(TNS) -- In January 2015, Google Fiber announced plans to expand its high-speed Internet service into four new communities: Charlotte, Raleigh, Atlanta and Nashville, Tenn.
For those keeping score at home, the Mountain View, Calif.-based company has launched service in Nashville and Atlanta on a limited basis, but users in Charlotte and Raleigh haven’t yet been able to sign up.
So when will service start in the two North Carolina cities? The company won’t say, but residents have been noticing contractors hauling giant orange reels of fiber-optic cables through their neighborhoods. In Charlotte, more than 3,000 miles of fiber will be laid, the company has said.
Though the construction is causing disruptions for some residents, it has also spurred excitement among consumers looking to tap speeds that are 100 times faster than normal broadband. With that kind of speed, a scientist using Google Fiber, for example, could download an entire genome in less than half an hour, the company has said. It used to take 77 hours.
Being a Google Fiber location also helps put the city on the technology map, advocates say. And even as Google is building out its project, rivals such as AT&T and Time Warner Cable are also working to boost speeds.
Here is what we know on Google’s progress so far:
The Charlotte Department of Transportation characterizes the Google Fiber project as “perhaps the fastest build out of such a project,” spokeswoman Linda Durrett said.
And its construction so far has not been without disruption to Charlotte residents.
Google Fiber has a 24/7 construction hotline (877-454-6959). A company representative said Google starts investigating complaints immediately and aims to get back to callers in two business days or less.
According to CDOT, there have been 84 complaint/inquiry calls about Google Fiber between Jan. 1, 2015, and May 10, 2016. The city received 46 service request complaints/inquiries over that time, including 33 related to Google Fiber, three related to Time Warner Cable and 10 related to AT&T, which has been pushing out its own high-speed service throughout parts of Charlotte.
For the neighborhoods in which Google Fiber is being installed, the company has said it leaves door hangers with information about the project that includes contact information in case residents have any questions throughout the process.
Audra Wade is a Kannapolis schoolteacher who lives in the Winchester community in North Charlotte, and she said she didn’t have any warning about construction in her neighborhood. Crews were out for about six weeks digging and laying Google Fiber equipment close to her property in February, Wade said, preventing her from accessing her driveway for nearly a month.
The crews cracked a slab of concrete in front of her house and replaced it with a darker one that doesn’t match the rest of the sidewalk.
“What gives you the right to come and deface my property and just walk away like it’s OK?” Wade said.
On its website, Google Fiber said it’s mostly building on easements or rights of way. These are areas where local laws authorize utilities and service providers to access public and private property to install their equipment. They’re also often very close to private property lines.
Another affected resident is Brenda Mills, a retired accounting manager living in Charlotte’s Mallard Creek area. Though the construction hasn’t caused any damage to her property, crews in her neighborhood installing Google Fiber have accidentally cut water, sewer and gas lines.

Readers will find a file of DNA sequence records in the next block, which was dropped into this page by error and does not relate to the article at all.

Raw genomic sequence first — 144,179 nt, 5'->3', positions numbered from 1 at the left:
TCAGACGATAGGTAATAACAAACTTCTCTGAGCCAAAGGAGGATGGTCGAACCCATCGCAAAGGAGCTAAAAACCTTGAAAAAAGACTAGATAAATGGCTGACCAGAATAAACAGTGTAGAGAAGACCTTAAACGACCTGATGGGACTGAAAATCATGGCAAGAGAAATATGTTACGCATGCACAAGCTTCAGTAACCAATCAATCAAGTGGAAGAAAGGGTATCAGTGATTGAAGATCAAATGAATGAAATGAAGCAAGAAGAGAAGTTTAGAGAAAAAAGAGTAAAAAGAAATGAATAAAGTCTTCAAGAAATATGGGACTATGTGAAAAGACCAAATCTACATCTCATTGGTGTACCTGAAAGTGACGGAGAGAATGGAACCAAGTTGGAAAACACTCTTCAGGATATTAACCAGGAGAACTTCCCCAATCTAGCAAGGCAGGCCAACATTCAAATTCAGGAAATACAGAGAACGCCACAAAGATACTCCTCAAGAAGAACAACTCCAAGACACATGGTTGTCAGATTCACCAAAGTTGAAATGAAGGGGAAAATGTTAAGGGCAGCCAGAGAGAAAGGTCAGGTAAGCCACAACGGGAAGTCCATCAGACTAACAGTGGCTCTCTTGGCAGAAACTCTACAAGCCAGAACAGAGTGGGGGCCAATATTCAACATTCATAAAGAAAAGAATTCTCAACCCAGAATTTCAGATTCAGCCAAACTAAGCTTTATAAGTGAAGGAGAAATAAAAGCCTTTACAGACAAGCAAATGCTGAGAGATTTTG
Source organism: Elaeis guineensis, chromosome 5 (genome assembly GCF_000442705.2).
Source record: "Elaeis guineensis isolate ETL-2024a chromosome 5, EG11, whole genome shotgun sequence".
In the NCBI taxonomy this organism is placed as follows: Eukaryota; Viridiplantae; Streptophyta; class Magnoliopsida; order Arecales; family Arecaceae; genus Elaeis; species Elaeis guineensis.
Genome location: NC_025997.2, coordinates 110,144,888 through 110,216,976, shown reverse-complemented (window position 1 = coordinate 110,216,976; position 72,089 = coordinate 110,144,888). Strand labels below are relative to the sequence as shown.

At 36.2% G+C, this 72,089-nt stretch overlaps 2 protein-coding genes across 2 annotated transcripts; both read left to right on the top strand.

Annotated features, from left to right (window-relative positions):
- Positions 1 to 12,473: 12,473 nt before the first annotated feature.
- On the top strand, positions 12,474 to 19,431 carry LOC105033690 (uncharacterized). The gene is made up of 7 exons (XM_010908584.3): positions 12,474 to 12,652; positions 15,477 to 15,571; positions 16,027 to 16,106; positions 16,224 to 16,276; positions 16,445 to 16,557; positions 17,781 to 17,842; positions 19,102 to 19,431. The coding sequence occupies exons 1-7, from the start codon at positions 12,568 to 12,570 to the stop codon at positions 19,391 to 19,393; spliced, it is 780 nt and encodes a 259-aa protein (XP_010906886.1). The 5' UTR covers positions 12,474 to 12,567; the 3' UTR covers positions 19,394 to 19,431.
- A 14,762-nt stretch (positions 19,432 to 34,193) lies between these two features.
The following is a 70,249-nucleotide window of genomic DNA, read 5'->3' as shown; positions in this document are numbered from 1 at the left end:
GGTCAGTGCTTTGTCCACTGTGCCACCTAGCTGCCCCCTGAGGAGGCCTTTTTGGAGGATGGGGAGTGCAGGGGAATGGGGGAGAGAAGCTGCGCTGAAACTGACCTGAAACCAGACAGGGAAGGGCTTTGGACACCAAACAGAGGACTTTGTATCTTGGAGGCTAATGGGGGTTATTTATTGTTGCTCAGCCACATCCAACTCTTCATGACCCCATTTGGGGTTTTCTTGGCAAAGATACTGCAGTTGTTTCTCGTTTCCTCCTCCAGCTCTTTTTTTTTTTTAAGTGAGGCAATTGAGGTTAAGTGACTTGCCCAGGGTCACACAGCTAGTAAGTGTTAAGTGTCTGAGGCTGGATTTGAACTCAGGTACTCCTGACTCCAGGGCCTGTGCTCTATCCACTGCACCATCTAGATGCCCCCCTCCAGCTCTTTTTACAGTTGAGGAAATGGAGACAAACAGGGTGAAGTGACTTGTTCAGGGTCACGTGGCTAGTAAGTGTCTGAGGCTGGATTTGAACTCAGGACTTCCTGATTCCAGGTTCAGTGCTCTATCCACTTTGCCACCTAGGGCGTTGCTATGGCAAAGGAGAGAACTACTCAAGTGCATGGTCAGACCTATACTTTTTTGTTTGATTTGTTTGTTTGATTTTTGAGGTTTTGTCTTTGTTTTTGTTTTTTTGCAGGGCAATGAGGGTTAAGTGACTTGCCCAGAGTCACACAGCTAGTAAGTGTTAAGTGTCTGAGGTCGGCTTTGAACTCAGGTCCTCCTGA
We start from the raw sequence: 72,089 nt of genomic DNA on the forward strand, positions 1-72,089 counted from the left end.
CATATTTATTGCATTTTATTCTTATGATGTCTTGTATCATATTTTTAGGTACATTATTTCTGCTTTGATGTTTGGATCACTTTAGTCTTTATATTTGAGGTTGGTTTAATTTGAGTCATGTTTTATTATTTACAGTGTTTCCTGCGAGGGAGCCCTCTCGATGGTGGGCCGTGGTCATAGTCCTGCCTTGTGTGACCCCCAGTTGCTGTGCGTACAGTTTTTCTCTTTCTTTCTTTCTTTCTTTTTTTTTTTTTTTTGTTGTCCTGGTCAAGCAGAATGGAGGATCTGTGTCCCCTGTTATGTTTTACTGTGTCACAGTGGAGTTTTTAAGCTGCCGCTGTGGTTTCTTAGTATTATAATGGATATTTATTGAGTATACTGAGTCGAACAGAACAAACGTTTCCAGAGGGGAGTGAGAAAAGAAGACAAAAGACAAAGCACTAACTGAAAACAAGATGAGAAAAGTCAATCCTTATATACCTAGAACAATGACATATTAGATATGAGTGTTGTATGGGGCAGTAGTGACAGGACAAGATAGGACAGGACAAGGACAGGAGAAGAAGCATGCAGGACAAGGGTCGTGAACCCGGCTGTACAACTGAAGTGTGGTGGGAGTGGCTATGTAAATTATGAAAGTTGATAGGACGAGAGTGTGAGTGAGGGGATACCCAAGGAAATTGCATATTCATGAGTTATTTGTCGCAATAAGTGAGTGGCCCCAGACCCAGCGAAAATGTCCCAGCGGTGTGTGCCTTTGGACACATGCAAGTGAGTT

Once, Mills said, a broken water line spewed water into the street for two days. Another time, the Charlotte Fire Department shut down David Cox Road, the only entrance into Mills’ neighborhood, because of a broken gas line. Neighbors had to park at a nearby church and walk in.
“People on this street are getting pretty stressed out,” Mills said.
Jess George, Google Fiber’s community impact manager for Charlotte, said the company is working to minimize construction-related disruptions as it builds out “one of the biggest infrastructure projects in Charlotte’s history.”
“We’re also committed to resolving issues as quickly and safely as we can. When construction incidents occur, contractors aim to restore areas to a state as close as possible to the condition they found it in,” George said.
Google Fiber has a construction hotline (877-454-6959) that is open 24/7, and George said when people call the hotline, the company begins investigating immediately, aiming to get back to them in two business days or less.
After construction comes the sign-up phase of the process, then in-home installation. Google Fiber hasn’t laid out when those last two steps will happen, but it has provided pricing for its services in Charlotte.
Google Fiber will soon open a “Fiber Space” in the former Dixie Tavern space on East Seventh Street near the 7th Street Public Market uptown. There, customers will be able to meet with Google Fiber representatives, try high-speed Internet and eventually sign up for service.
The company’s progress elsewhere suggests the company is coming closer to expanding its high-speed services here.
Earlier this year, Google Fiber plugged into existing infrastructure in Atlanta to launch its services in a few apartment buildings in the city’s suburbs, according to local reports. And earlier this month, Google Fiber launched service in four apartment and condo buildings in Nashville’s core, the Tennessean reported.
Google Fiber already operates in Kansas City; Austin, Texas; and Provo, Utah.
©2016 The Charlotte Observer (Charlotte, N.C. Distributed by Tribune Content Agency, LLC.
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